Smith noted that program directors would be added to the staff at each of three sites, each with its niche.

  1. Wesley Woods Camp & Retreat Center (Dowling) will be the center for children and youth summer camps, also offering year-round retreats for all ages;
  2. Lake Huron Retreat Center (Burtchville) will offer year-round retreats including intergenerational family, youth leadership, and adult programs;
  3. Lake Michigan Camp & Retreat Center (Pentwater) will be the primary location for intergenerational family camps, utilizing RVs, tents, cabins, and lodge accommodations.

“These sites will focus on delivering our core principles of faith formation by providing those who attend camp and retreat programs with a comfortable bed, a warm shower, and good food,” Smith observed. He added that significant site improvements are needed and that these improvements will be funded through the sale of Judson Collins Center and Lakeview Family Campground.

“We appreciate the sadness and disappointment these changes cause,” Smith stated. “The closing of any camp is not taken lightly and is not to detract from the great ministries and wonderful experiences enjoyed by campers over the years.”


Camping is year round in this new plan.
Camping is a year-round adventure in faith formation. These youth engage in some winter fun at Wesley Woods Camp & Retreat Center. ~ Facebook/Wesley Woods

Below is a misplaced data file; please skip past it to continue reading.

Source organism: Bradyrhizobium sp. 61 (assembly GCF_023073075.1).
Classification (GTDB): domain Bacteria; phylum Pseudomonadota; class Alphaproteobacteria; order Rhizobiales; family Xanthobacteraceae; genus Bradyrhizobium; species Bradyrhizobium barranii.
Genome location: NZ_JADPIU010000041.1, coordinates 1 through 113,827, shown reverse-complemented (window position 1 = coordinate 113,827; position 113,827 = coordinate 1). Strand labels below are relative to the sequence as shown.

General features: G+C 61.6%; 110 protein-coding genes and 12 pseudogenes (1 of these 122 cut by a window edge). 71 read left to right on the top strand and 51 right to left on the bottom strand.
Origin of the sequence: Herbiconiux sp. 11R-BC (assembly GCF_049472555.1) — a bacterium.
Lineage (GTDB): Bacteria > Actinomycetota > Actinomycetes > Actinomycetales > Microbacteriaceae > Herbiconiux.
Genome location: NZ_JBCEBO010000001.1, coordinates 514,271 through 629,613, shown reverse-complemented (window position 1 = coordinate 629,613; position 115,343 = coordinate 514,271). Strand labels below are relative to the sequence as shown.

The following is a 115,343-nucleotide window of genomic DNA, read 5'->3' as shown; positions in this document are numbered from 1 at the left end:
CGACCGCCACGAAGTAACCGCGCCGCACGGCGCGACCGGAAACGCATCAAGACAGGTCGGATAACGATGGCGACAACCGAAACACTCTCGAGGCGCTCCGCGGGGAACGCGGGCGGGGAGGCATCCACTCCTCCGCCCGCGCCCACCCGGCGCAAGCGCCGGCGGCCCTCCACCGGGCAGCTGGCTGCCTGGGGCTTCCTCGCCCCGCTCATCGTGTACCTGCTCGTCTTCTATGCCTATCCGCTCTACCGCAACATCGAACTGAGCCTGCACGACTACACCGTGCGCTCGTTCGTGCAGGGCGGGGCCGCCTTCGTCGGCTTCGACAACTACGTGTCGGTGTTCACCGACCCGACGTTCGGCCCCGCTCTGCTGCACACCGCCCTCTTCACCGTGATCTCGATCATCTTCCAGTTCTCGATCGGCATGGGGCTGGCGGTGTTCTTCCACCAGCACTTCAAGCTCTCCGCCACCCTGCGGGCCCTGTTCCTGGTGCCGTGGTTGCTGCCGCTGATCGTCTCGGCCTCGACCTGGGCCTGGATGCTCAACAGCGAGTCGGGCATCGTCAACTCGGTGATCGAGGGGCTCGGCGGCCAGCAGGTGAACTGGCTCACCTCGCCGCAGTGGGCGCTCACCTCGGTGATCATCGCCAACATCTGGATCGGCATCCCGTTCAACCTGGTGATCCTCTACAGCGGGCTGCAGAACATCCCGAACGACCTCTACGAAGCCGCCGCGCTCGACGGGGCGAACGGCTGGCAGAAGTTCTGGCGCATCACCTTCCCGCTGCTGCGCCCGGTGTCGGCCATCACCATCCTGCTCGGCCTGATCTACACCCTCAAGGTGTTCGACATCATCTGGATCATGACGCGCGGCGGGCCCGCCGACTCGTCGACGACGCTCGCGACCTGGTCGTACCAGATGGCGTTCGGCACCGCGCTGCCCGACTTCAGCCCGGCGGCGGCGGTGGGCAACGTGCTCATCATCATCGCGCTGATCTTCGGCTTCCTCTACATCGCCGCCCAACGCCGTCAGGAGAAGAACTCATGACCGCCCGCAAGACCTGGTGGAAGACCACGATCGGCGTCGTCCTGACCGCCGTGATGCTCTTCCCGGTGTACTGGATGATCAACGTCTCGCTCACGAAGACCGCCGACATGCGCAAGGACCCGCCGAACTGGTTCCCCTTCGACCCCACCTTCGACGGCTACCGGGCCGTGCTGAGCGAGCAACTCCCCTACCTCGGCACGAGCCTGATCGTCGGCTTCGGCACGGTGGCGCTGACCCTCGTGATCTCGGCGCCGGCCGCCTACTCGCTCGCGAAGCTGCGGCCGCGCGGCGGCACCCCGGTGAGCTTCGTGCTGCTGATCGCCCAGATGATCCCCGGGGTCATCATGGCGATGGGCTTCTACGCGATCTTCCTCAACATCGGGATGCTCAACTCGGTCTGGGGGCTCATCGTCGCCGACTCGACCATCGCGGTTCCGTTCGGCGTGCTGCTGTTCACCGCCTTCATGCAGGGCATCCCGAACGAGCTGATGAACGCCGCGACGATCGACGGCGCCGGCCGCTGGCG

Next steps 

Smith said that Kaleidoscope is also assisting the Board in the hiring of a new Executive Director, who will lead the camping through the changes he reported. Master Plans for the three sites will be developed this fall, and priorities will be set for property improvements.

COVID-19 presents what Smith called “a layer of challenge that does not weaken our determination or enthusiasm for the future.” He ended his report on a note of optimism. “Together, we can grow our camping ministry, which will welcome all United Methodists, develop programs open to all, including those not currently served, and reach beyond the church with an experience that offers hope, joy, and inclusiveness.”

Trustee Chair Jim LeBaron thanked Stuart Smith for his participation in the Corporate Session. LeBaron noted, “The report on camping is at the heart of everyone across this conference, the districts, and all local churches.”

Questions about camping may be directed to Stuart Smith or Joel Wortley, Interim Executive Director of Michigan Area United Methodist Camping. For more information and contact details, visit their website.

The Michigan Conference